Exploring possible influences of HIV/AIDS-related stigma on risky sexual behaviour and childbearing decisions: Cape Town 2002-2009

Type Thesis or Dissertation - PhD thesis
Title Exploring possible influences of HIV/AIDS-related stigma on risky sexual behaviour and childbearing decisions: Cape Town 2002-2009
Publication (Day/Month/Year) 2016
URL https://open.uct.ac.za/bitstream/handle/11427/22882/thesis_hum_2016_machemedze_takwanisa.pdf?sequenc​e=4&isAllowed=y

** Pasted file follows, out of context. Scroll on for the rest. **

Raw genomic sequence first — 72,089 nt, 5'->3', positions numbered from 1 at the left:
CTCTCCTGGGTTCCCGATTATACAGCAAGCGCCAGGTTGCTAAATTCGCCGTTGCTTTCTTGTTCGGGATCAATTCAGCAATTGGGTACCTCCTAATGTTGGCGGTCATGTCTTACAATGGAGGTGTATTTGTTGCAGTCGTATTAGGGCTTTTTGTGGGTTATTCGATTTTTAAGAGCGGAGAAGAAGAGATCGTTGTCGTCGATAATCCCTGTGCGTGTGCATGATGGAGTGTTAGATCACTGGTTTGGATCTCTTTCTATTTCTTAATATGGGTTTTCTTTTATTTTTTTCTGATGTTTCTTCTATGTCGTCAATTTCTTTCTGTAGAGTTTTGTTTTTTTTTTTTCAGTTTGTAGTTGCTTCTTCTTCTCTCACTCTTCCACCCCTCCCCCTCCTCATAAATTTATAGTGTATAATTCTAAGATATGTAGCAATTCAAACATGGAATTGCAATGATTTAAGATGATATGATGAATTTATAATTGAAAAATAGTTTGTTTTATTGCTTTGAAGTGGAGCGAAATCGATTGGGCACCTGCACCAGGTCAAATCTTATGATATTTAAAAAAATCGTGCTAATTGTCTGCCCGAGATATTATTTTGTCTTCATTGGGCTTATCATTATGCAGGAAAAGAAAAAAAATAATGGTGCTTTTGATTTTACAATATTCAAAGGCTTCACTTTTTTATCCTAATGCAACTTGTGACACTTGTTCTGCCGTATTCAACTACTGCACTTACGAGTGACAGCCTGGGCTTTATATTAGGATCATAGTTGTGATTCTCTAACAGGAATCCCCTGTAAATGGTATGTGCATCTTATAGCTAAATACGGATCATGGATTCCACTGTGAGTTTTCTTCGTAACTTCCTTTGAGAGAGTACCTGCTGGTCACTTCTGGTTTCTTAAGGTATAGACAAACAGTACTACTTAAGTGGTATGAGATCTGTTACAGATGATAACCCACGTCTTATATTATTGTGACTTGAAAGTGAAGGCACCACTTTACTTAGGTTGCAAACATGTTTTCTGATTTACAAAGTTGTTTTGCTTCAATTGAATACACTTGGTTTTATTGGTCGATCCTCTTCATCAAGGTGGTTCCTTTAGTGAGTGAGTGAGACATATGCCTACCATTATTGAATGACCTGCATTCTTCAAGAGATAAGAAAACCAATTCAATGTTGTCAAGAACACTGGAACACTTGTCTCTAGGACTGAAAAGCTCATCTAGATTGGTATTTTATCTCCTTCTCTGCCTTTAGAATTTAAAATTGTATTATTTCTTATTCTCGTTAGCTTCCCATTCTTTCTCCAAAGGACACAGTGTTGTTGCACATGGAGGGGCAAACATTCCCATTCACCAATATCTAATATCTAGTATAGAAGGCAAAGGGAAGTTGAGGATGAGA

This dissertation uses survey data to explore HIV/AIDS-related stigma as it is manifested in the general population of young adults in Cape Town and amongst people living with HIV/AIDS (PLWHA) on highly active antiretroviral treatment (HAART) in Khayelitsha (an African township in Cape Town). For the general population, we assessed how 'symbolic stigma' (negative attitudes and moral assessments of PLWHA) was related to risky sexual behaviour and whether this was mediated by perceived risk of HIV infection. For PLWHA, we assessed whether 'internalized stigma' and perceptions of stigmatizing attitudes in the broader population (mediated through disclosure of HIV sero-status to sexual partners and experiences of depression and anxiety symptoms) were associated with condom use. We also assessed the relationship between experiences of stigma, internalization of stigma, perceptions of stigma and childbearing desires of PLWHA The study found out that young Black and Coloured women who held symbolic HIV/AIDS-related stigma attitudes were more likely to perceive themselves at a reduced risk of infection with HIV and continue to engage in risky sexual behaviours. There were indications of possible race-gender differences in perceived risk of HIV infection and the practice of risky sexual behaviours. For PLWHA, there was evidence to suggest that both internalized and perceived stigma deterred women's disclosure of their HIV status to sexual partners. However, disclosure of sero-status to sexual partners did not necessarily translate into initiation of safer sex practices. Results suggest that women in this community were disadvantaged when it came to condom use negotiation. Both internalized stigma and disclosure of HIV status to a sexual partner were associated with higher levels of depression and anxiety symptoms which in turn was associated with inconsistent or no condom use. Results also suggest that there may be pathways connecting internalized stigma and condom use other than experiences of depression/anxiety and disclosure of one's HIV status to a sexual partner. We found various experiences of stigma among people living with HIV/AIDS in Khayelitsha to be associated with both increased and decreased odds of intending to have children (or more children). Experienced stigma was significantly associated with childbearing intentions. However, women's decisions to bear children appeared to be more influenced by whether they had a live-in sexual partner than experiences of stigma. We could not establish statistically significant relationships between perceived stigma and childbearing intentions both independently and after controlling for other variables. Internalized stigma was independently associated with reduced childbearing intentions but not after controlling for other relevant variables. Reported childbearing intentions among this sample of PLWHA were associated with the occurrence of at least one pregnancy after two years but are not statistically significantly related to condom use practices.

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